Four Phrases to Drop From Your Repertoire

These are four phrases that sound like nails on a chalkboard to me. Four phrases that I don’t think anyone should be able to say; that I think you need to cut out of your vocabulary entirely.

  1. “I’m not good at/have never been able to…” This implies that you’re unable to learn a new skill, but when has that ever been true? Some people are born with a natural ability to do things, but there’s no one born without the capacity to take the time, put in the effort, and learn a new skill. I just finished a book called “Mindset” by Carol Dwek that had a lot to say about this – and I agreed. You either have a fixed or a growth mindset. If your mindset is set, you believe that who you are is carved in stone, and you cannot grow or learn. However, if you have a growth mindset, you think that you can grow and change through application and experience. I think it’s important for everyone to have a growth mindset; there’s nothing that you can’t realistically achieve if you have the desire to grow and learn.
  2. “I’m burnt out.” This is a personal pet peeve. Dave Ramsey put it best when he said, “You can’t burn out if you were never on fire.” It may be harsh, but you need to be on fire before you can talk to me about being burnt out. I think it’s just one of those things people use as an excuse when things get too difficult or tough for them – if you’re burnt out, you don’t have to deal with what’s going on.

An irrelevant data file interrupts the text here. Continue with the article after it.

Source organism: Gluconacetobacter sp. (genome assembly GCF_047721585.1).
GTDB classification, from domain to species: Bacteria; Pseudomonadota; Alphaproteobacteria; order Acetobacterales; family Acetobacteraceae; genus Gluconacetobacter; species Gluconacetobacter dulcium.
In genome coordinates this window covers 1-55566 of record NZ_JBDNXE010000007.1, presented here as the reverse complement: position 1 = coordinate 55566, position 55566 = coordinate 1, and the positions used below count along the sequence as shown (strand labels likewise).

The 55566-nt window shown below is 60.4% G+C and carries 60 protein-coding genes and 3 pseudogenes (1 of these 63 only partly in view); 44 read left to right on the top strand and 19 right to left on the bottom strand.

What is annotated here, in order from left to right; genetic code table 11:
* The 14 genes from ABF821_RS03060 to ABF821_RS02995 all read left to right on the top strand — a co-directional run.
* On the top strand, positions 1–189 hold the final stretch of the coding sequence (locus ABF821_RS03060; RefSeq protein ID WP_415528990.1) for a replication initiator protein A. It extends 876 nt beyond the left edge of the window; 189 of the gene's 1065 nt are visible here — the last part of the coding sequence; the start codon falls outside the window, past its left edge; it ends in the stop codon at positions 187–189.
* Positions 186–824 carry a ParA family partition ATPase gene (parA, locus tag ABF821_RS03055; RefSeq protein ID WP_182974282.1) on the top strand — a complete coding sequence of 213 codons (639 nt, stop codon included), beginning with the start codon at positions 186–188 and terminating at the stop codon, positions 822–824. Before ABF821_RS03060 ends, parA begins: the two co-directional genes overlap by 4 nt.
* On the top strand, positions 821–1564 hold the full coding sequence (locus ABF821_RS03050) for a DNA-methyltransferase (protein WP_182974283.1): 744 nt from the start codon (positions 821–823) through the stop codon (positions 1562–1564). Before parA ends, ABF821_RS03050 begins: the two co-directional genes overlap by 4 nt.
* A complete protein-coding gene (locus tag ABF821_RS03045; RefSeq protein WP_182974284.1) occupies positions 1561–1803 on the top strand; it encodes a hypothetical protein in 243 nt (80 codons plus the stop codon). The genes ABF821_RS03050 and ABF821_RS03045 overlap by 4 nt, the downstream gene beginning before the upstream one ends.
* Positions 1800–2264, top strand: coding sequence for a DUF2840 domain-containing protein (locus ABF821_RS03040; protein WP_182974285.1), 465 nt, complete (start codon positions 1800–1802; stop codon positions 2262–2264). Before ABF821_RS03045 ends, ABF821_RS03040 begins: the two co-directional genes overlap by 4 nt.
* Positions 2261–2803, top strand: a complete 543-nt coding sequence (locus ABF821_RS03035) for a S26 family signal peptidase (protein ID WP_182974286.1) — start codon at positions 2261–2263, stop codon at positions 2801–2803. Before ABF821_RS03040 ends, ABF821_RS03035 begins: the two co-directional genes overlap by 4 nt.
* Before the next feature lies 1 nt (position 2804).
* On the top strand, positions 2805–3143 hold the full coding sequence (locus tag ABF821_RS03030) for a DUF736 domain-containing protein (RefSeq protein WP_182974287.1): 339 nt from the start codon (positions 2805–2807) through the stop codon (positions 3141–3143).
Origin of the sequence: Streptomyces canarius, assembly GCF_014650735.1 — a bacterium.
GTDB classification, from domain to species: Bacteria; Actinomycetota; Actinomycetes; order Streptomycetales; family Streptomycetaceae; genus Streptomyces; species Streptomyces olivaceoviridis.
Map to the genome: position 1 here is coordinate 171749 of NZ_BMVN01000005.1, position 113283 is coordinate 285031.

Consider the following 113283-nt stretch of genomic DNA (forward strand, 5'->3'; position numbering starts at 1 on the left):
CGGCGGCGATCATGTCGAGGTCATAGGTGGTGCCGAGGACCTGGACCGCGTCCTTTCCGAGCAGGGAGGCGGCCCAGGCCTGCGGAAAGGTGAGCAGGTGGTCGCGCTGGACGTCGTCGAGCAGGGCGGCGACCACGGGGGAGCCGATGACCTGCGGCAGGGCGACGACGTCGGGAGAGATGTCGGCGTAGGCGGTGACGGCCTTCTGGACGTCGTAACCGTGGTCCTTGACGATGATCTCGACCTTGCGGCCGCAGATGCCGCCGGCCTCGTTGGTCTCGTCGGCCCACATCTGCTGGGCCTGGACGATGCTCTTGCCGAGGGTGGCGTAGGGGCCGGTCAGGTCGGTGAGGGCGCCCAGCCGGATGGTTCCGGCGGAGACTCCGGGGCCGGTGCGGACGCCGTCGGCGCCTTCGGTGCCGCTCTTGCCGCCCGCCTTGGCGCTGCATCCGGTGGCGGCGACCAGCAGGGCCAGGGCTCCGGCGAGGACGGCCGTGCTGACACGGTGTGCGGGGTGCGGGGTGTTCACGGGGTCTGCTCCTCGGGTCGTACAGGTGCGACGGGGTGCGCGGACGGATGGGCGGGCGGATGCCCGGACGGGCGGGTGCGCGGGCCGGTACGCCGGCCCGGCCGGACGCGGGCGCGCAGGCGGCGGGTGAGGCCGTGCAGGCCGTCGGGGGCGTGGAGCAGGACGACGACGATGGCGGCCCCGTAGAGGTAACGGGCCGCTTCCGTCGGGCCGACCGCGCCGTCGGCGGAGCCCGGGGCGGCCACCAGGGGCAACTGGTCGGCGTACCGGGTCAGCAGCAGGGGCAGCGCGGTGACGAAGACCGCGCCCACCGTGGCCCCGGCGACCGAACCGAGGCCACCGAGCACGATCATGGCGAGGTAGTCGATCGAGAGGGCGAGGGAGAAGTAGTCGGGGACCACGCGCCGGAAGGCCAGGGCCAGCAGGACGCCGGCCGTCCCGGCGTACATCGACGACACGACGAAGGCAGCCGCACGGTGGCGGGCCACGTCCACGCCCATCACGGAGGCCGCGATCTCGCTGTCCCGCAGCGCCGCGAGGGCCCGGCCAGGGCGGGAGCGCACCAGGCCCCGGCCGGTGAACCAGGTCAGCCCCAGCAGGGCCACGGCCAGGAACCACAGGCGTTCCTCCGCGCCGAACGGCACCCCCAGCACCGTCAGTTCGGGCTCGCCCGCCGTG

3. “I just don’t have enough time to…” I get it – time is not infinite and believe me, I think it’s one of the most important things we have that we can give to others. The thing is, I’ve never heard a successful person say this. Successful people find a way to make it happen. They constantly take inventory of their time, and that’s what I try to do. Whatever you’re doing at this moment (reading this blog) is a trade-off for something else you could be doing. Think about that every time you make a decision about how to spend your time. Scheduling an evening meeting means that I’m trading for time with my family, but it often means I am more connected to my team.Playing Candy Crush or tuning in to The Kardashians is a trade-off for reading a book and learning, putting in extra hours at work to finish a project you’ve been working on, or catching up with a good friend. Is that worth it?
  4. “That’s not in my job description/I don’t get paid to…” Not. All I’ll say about this phrase is this: I guarantee you that if you say that, your boss will find someone who can and will do it with a smile.